After competing for her first British 3000m title in February, Muir looks forward to further testing herself over 5000m
Jenny Simpson’s ‘old-school’ trainingSeptember 8, 2017
The American on the training approach that has helped her claim multiple global middle-distance medals
Jenny Simpson’s career has been long and illustrious and is one in which she has shown herself to be competitive on the world stage from 800m to 5000m and on the track, road and cross country.
Here the American shares some insight into the training that has helped her claim multiple global middle-distance medals.
Simpson describes her approach to training as “old-school and as normal as it gets”, while admitting that she runs high mileage for a 1500m athlete.
“Throughout the season I typically run between 60 and 80 miles per week, so I train more like a distance runner than a traditional middle-distance runner,” she explains. “I do a long run every week like 5 or 10km runners – by long I mean 12-15 miles. I really love long, aerobic work. That is tempo runs in the middle of the week, repeats on the track of distances longer than 400m – mile repeats on the track and stuff like that.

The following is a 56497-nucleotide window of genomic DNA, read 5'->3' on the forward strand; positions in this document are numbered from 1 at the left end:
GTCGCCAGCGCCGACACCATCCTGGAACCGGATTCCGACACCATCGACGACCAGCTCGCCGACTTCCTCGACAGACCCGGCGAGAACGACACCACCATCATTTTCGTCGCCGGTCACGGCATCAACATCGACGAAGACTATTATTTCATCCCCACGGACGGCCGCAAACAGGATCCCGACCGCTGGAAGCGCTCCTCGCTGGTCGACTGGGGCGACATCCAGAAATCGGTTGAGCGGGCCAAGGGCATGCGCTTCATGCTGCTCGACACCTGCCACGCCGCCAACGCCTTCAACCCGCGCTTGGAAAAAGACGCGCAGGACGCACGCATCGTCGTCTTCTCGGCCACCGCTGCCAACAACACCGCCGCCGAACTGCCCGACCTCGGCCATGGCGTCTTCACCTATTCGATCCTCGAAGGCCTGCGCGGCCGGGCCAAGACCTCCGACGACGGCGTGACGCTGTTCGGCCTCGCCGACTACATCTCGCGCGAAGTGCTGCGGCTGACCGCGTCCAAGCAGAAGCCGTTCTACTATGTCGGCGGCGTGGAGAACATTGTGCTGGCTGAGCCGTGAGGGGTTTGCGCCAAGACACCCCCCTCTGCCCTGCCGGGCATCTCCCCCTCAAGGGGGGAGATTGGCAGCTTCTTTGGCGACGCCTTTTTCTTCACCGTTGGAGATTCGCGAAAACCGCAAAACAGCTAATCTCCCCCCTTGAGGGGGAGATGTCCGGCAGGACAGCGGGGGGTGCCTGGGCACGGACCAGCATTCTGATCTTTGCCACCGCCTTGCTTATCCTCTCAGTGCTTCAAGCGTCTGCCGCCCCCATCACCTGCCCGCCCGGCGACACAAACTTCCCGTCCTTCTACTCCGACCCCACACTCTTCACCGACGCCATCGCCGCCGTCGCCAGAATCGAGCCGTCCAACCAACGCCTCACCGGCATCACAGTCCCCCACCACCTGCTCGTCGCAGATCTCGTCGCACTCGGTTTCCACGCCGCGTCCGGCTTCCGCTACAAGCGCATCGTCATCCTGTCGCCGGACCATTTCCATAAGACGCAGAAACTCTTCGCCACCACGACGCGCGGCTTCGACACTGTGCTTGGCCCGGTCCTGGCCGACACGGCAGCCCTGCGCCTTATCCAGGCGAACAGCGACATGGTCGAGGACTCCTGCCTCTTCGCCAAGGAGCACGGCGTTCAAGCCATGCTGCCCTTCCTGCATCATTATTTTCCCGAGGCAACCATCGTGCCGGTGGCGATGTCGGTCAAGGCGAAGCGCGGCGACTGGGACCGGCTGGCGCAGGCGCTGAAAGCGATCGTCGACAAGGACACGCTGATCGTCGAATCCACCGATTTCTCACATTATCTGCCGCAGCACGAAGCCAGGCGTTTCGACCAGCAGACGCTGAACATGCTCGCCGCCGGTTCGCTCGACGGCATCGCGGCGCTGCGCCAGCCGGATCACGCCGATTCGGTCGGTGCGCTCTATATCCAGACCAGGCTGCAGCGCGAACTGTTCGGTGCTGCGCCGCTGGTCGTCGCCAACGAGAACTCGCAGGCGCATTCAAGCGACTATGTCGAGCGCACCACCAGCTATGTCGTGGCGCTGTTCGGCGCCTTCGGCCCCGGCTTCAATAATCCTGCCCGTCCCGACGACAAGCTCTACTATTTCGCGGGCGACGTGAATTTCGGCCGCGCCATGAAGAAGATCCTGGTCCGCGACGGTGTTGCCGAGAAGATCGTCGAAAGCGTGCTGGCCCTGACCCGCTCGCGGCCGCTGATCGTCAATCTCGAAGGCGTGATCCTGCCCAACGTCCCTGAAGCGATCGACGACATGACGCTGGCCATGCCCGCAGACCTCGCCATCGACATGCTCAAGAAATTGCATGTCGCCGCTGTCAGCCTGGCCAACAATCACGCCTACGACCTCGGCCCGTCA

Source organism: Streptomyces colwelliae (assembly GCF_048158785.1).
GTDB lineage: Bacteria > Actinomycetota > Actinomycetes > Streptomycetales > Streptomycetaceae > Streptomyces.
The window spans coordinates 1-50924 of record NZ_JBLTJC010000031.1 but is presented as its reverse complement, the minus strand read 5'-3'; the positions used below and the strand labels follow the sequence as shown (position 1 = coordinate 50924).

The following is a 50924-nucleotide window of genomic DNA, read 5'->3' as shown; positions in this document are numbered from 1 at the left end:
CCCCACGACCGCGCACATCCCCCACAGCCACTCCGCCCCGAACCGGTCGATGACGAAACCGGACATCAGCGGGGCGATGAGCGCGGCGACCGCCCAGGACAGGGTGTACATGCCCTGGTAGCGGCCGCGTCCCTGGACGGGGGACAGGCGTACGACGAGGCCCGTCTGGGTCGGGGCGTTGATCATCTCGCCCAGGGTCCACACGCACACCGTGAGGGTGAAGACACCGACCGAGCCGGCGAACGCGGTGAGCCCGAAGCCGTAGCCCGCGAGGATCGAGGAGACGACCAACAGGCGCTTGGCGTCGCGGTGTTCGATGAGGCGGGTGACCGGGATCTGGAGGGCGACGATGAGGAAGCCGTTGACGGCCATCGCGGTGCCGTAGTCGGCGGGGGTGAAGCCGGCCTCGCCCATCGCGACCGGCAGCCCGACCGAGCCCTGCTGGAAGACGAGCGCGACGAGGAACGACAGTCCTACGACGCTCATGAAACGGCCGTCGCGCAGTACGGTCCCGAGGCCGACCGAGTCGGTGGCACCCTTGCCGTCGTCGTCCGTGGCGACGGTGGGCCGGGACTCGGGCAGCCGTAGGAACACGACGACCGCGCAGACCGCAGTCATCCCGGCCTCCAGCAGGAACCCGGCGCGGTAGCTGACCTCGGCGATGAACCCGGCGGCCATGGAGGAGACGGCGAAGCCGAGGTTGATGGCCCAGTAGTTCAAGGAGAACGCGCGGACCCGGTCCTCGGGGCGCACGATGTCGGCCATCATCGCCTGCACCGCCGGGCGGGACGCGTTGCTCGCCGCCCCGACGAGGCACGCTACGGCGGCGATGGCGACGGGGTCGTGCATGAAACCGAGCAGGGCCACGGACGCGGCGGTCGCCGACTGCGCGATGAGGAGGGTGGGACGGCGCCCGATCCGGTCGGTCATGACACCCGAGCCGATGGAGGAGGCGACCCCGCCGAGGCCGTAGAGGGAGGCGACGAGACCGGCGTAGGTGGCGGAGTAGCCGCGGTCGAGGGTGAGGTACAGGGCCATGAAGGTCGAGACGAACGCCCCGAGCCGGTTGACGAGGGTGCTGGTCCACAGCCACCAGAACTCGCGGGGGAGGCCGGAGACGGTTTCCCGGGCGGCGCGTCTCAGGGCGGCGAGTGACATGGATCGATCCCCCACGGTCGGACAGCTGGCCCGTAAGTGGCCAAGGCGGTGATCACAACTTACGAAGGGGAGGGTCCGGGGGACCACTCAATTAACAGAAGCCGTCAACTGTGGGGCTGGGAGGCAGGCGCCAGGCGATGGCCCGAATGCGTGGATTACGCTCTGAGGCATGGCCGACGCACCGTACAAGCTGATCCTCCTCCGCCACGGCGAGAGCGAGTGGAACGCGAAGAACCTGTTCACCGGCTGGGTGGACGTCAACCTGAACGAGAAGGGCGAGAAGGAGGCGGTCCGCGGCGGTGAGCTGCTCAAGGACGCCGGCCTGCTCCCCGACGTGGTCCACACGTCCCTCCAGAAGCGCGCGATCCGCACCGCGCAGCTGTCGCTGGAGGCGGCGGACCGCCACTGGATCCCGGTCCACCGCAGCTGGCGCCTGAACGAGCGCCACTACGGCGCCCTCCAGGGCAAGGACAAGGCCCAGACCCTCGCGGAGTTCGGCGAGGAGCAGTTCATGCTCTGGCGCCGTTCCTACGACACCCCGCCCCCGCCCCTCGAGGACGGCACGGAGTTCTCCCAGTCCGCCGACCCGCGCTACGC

“Throughout the season I typically run between 60 and 80 miles per week, so I train more like a distance runner than a traditional middle-distance runner”
“I really like the longer, harder stuff,” adds the 31-year-old Heather Burroughs-coached runner. “What surprises people, coming from a 1500m runner, is that my least favourite workout in the entire world is when I am assigned 200m intervals. When I have to go on the track and run really fast, 30 seconds at a time, that is my least favourite thing to do.
“That typically surprises people because it’s such a bread and butter 1500m workout and the stuff you have to be good at for shorter distances. But if I was ever given that assignment with the option to do a long run instead, I would probably prefer to do the long run.
“I am in the gym twice a week but I just do it primarily for injury prevention. I think it is really good to ensure that you have a really strong foundation so that your body can really support the work that you are putting it through. But I don’t go into the gym with the intention of getting stronger and faster in the gym, I do that on the track. Primarily the gym is just rehab and injury prevention.”
» You can read more from an in-depth interview with Jenny Simpson in the September 7 edition of AW magazine, where the three-time world medallist talks about her journey in athletics